Acer nigrum - Black Maple. photo by UGA
size=+1> Marsh M. Duncan
Species: Acer nigrum
The Black Maple is often mistaken for the Sugar
Maple. Some have considered the Black Maple a variety of the Sugar
Maple. It is a medium sized tree, up to 80' tall and up to 2-3' in
diameter. The leaves of the Black Maple, although similar to the Sugar
Maple, often have two stipules at the base of the petiole, the margins are
more wavy and the leaf hangs more droopily from the twig. The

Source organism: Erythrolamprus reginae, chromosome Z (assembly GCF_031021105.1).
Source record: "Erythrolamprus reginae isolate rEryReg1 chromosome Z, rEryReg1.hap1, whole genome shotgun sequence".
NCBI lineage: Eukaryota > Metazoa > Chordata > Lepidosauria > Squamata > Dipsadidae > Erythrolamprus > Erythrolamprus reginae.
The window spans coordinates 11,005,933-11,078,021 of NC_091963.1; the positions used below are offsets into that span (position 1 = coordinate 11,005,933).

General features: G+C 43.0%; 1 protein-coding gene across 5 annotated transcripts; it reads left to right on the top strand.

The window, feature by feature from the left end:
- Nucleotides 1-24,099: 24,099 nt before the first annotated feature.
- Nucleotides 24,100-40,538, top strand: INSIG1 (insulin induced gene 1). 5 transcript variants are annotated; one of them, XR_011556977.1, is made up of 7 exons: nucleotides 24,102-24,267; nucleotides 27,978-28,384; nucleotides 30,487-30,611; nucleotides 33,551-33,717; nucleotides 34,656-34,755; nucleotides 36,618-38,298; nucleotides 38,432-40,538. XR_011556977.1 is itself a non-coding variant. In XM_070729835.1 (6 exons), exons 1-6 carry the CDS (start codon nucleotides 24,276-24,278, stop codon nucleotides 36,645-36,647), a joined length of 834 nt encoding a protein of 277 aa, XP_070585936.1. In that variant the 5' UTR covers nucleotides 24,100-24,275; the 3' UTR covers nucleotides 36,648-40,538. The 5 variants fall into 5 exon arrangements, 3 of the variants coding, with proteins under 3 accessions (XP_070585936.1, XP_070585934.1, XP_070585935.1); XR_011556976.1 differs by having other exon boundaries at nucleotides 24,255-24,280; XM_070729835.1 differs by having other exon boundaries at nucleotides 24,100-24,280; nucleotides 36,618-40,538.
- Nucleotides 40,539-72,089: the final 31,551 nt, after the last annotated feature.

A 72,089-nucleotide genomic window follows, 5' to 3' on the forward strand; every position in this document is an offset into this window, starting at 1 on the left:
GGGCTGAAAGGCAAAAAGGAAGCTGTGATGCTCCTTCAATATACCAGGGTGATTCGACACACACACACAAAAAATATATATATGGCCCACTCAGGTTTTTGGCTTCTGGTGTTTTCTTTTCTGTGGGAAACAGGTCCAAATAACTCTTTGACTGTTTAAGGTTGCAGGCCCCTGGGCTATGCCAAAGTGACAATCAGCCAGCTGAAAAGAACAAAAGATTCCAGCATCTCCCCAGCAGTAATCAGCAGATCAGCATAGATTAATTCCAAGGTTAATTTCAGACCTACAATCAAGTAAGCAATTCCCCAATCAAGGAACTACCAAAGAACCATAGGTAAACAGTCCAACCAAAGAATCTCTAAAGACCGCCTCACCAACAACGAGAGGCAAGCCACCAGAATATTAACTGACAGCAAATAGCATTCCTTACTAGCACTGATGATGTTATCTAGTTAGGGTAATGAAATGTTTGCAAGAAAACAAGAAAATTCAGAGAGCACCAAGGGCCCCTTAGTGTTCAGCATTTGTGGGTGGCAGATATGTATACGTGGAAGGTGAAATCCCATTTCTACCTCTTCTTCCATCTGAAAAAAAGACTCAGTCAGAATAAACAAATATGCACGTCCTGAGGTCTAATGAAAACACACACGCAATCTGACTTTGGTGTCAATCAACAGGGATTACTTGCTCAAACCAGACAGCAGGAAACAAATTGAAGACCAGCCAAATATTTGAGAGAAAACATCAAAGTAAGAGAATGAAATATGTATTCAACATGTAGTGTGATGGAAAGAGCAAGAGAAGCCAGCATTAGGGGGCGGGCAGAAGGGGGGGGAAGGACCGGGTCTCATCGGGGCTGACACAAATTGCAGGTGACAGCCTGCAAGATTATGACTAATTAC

characteristic bark is black and more deeply furrowed than the Sugar
Maple (Brown C.L. and Kirkman, K).
Although the Black Maple has been identified in the northern most
tips of Georgia, it is more prevalent in Alabama, Tennessee, and Kentucky.
It is also
common in Ohio, Illinois, and Michigan.
The Black Maple is generally found in deep rich woods,
and is considered very rare.
May-June; June-Sept. Rich woods, very rare; Ashe, Madison, Swain,
Yancy Cos.,N.C.[Va., Tenn., Ky.](Radford, Albert E. and Ashles, Harry E.)
The Black Maple is often confused with the Sugar Maple. Althought the
leaves are yellowish-green underneath and more than 9cm long.
It has been documented in Dade County, Georgia.